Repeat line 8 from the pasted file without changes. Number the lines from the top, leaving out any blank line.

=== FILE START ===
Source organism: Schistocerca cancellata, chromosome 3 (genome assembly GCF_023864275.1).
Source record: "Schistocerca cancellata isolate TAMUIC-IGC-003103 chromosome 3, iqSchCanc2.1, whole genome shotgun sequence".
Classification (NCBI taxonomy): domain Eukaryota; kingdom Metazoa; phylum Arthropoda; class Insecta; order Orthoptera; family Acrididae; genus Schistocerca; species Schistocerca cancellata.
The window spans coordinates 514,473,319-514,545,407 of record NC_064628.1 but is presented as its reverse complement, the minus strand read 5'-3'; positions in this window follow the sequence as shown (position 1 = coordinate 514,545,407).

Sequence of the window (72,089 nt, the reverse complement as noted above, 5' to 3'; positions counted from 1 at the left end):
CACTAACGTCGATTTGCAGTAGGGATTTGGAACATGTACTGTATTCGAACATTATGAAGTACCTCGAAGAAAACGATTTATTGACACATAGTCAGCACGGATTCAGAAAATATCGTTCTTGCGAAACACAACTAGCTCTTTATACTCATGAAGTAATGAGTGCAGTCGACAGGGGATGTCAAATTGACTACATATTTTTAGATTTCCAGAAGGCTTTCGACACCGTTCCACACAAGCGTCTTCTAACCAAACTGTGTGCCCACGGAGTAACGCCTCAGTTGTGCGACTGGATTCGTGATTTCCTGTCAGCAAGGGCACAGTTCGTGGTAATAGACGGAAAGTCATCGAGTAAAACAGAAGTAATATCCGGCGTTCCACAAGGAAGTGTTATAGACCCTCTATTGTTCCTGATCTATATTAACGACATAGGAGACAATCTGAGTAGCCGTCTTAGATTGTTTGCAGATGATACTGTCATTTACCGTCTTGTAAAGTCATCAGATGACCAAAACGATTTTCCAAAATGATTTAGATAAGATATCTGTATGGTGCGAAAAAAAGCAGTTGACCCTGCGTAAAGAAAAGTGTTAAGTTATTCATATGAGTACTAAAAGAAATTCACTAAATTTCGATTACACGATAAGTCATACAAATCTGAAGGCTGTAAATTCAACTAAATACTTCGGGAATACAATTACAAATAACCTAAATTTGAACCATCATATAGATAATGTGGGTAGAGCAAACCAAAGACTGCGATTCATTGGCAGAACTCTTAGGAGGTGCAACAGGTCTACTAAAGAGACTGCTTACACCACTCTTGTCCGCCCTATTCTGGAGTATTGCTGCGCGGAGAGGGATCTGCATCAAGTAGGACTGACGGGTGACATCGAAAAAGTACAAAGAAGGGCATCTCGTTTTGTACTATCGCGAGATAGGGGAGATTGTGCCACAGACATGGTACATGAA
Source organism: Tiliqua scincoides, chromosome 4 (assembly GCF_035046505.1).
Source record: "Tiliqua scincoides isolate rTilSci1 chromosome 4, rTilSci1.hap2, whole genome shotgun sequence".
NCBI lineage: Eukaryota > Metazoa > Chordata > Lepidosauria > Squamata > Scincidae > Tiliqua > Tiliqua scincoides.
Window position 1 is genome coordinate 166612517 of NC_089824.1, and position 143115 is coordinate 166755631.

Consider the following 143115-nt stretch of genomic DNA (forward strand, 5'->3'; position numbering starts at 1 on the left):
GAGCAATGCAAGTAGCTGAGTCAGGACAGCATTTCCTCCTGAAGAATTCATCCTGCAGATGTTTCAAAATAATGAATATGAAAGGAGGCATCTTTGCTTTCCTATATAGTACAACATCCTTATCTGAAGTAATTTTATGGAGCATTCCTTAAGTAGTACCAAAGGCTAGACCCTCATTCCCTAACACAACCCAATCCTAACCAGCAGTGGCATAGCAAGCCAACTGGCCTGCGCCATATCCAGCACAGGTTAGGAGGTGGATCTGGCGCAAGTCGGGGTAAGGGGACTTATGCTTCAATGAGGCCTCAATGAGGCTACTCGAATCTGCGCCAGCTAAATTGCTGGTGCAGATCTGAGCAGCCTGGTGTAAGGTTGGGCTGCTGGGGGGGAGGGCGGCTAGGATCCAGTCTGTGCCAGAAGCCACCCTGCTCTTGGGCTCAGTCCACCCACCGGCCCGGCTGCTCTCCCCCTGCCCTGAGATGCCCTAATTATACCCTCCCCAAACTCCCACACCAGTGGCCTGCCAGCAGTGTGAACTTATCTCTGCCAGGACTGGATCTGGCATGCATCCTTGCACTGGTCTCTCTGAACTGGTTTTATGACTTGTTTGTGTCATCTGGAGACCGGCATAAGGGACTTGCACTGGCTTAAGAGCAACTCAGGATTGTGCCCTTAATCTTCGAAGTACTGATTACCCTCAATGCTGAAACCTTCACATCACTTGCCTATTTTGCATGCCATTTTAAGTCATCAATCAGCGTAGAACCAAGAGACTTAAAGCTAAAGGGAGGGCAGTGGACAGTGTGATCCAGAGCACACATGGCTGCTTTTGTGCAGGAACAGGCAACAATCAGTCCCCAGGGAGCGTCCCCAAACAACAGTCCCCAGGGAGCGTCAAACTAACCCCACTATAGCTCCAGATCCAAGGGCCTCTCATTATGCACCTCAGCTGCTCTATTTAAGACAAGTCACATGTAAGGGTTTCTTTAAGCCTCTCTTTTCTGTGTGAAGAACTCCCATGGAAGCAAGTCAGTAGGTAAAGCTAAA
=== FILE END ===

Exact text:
Source record: "Tiliqua scincoides isolate rTilSci1 chromosome 4, rTilSci1.hap2, whole genome shotgun sequence".